Summer readings (part one)

Now that the Summer of 2018 is upon us, here’s what we are reading (and watching) this week:

1. “Finding law” by Stephen A. Sachs. This 60-page essay addresses a fascinating theoretical question in legal theory: Do judges make law or find law when they decide cases?

2. “Surprising originalism” by Lawrence B. Solum. This law review article, based on Professor Solum’s “2018 Regula Lecture” at the University of Akron, identifies (or should we say, purports to identify) several ways in which “public meaning originalism” (a conservative theory of constitutional interpretation) is surprising.

3. “Blockchain and the law” by Primavera De Filippi and Aaron Wright. In the words of one reviewer (J. J. Roberts), this book “attempts to do for blockchain what the likes of Laurence Lessig and Tim Wu did for the Internet and cyberspace–explain how a new technology will upend the current legal and social order.”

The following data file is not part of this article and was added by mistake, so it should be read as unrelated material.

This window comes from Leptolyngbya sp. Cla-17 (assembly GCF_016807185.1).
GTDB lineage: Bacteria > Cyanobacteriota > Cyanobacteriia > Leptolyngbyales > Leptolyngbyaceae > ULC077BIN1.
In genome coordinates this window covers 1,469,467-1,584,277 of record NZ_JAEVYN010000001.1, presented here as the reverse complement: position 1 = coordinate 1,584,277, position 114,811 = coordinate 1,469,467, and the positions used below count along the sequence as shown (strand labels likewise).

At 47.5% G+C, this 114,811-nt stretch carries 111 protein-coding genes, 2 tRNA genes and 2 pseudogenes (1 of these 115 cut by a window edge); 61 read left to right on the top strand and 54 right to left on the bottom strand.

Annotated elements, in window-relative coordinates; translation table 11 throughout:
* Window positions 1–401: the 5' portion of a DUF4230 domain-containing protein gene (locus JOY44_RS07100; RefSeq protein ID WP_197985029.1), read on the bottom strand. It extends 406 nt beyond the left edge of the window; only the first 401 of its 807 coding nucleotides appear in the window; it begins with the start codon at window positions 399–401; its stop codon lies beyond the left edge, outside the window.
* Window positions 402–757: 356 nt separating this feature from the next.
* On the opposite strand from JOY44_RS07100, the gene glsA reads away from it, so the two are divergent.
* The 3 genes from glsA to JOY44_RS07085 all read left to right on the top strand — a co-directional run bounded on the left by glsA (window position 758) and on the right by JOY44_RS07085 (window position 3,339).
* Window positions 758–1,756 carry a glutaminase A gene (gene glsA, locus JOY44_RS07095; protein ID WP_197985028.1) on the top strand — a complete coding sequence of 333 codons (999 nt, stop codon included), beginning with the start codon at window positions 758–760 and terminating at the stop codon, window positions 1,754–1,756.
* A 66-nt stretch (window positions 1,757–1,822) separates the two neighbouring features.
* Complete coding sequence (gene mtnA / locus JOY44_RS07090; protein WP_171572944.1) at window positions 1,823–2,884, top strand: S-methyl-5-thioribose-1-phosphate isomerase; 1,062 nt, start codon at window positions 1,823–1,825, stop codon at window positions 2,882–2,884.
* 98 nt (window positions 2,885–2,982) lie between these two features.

4. “Smoky the cowhorse” (pictured below) by Will James. We added this tome to our reading list as soon as we discovered (thanks to Tyler Cowen, who blogs compulsively at Marginal Revolution) that this children’s book was the most influential book that the self-described “errant economist” Thomas Schelling had ever read. (Full disclosure: Tom Schelling is one of our intellectual heroes.)

5. Mr Rogers’ 2002 commencement speech at Dartmouth (see our previous post). Now that we have seen the documentary “Won’t you be my neighbor?” about Mr Rogers’ life and TV career, we are more fascinated than ever by the spirit and legacy of Fred Rogers. We might even try to watch an entire episode or two of his classic TV show, Mr Rogers’ Neighborhood. (Many of these episodes are now available on YouTube.)

Image result for smoky the cowhorse pdf
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One Response to Summer readings (part one)

  1. Pingback: Summer readings (part two) | prior probability

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